Pakistan’s former PM Sharif hints at political comeback

Deposed premier Nawaz Sharif called on opposition parties at a virtual conference in Islamabad on Sunday to formulate a plan of action and oust the Pakistan Tehreek-e-Insaf government from power. (File/AFP)
Short Url
Updated 20 September 2020

Pakistan’s former PM Sharif hints at political comeback

  • In 2017, during Sharif was removed from power by the Pakistani Supreme Court amid revelations over his wealth
  • He was subsequently convicted of corruption

ISLAMABAD: Deposed premier Nawaz Sharif called on opposition parties at a virtual conference in Islamabad on Sunday to formulate a plan of action and oust the Pakistan Tehreek-e-Insaf government from power.
He accused Prime Minister Imran Khan of being “inefficient” and also hinted at a political comeback.
“Our foremost priority should be removing this selected government. The opposition’s struggle is not against the prime minister but those who installed Imran Khan and manipulated elections to bring an inefficient man like him to power,” he said from London, where he is seeking medical treatment.
The three-time former premier and leader of the opposition Pakistan Muslim League (PML-N), Sharif flew to the UK on an air ambulance in November last year, a month after he was released on bail for a seven-year prison sentence.
“We should formulate a comprehensive strategy for supremacy of the constitution and respect for the vote,” he said, adding that the people’s mandate had been “hijacked” during the 2018 elections which put the PTI in power. Sharif alleged that it was “decided who would win before the vote even took place.”
Later, he accused state agencies, including the National Accountability Bureau and the Federal Investigation Agency, of “discriminatory actions” against the opposition.
In 2017, during his third term as prime minister, Sharif was removed from power by the Pakistani Supreme Court amid revelations over his wealth. He was subsequently convicted of corruption. Sharif has consistently denied the accusations.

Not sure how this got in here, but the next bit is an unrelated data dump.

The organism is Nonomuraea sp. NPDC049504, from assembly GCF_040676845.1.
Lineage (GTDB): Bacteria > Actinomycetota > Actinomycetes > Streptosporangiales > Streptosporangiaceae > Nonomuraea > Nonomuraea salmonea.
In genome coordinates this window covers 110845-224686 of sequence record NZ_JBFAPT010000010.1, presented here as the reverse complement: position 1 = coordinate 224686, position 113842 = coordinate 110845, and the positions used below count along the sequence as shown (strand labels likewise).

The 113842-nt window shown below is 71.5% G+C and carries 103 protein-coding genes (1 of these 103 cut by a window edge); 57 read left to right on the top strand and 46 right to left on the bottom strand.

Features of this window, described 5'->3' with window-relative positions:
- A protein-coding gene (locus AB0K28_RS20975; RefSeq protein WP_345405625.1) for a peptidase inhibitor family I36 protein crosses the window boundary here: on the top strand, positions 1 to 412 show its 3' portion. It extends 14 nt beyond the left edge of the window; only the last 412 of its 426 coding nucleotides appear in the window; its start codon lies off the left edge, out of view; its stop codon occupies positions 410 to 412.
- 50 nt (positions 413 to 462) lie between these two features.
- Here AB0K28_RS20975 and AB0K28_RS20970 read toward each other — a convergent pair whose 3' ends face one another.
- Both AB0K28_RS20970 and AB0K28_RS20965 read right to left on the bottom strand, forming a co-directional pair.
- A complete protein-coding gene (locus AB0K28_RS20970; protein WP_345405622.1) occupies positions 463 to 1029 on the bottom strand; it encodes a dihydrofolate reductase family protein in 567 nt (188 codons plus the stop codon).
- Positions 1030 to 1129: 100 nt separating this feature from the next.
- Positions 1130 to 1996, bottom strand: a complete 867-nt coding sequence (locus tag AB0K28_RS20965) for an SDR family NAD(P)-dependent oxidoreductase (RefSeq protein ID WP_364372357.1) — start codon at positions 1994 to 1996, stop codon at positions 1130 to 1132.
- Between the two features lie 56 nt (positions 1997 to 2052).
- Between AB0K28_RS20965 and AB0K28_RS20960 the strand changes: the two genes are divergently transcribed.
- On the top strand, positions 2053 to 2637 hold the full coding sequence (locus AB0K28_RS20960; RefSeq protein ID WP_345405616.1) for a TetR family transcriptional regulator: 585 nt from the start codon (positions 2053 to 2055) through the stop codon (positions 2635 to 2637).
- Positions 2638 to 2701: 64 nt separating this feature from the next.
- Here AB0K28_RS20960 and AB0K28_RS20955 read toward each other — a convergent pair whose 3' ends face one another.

“Whatever strategy you’ll devise, the PML-N will fully support it,” he said on Sunday.
Former president Asif Ali Zardari, leader of the opposition Pakistan People’s Party (PPP), who has been under investigation on charges of corruption and money laundering, also took part in the conference from Karachi.
Earlier, Zardari urged the conference, hosted by his son, PPP chairman Bilawal Bhutto Zardari, to formulate a plan to help “strengthen democracy” in the country.
“We are not here to overthrow the government, but our aim should be a revival of the democracy,” he said.

Related


French police target extremist networks after teacher’s beheading

Updated 50 min 37 sec ago

French police target extremist networks after teacher’s beheading

  • President Emmanuel Macron: Extremists should not be allowed sleep soundly in our country
  • French teachers have long complained of tensions around religion and identity spilling over into the classroom

PARIS: French police on Monday launched a series of raids targeting extremist networks three days after the beheading of a history teacher who had shown his pupils a cartoon of the Prophet Muhammad.

The operation came a day after tens of thousands of people took part in rallies countrywide to honor history teacher Samuel Paty and defend freedom of expression.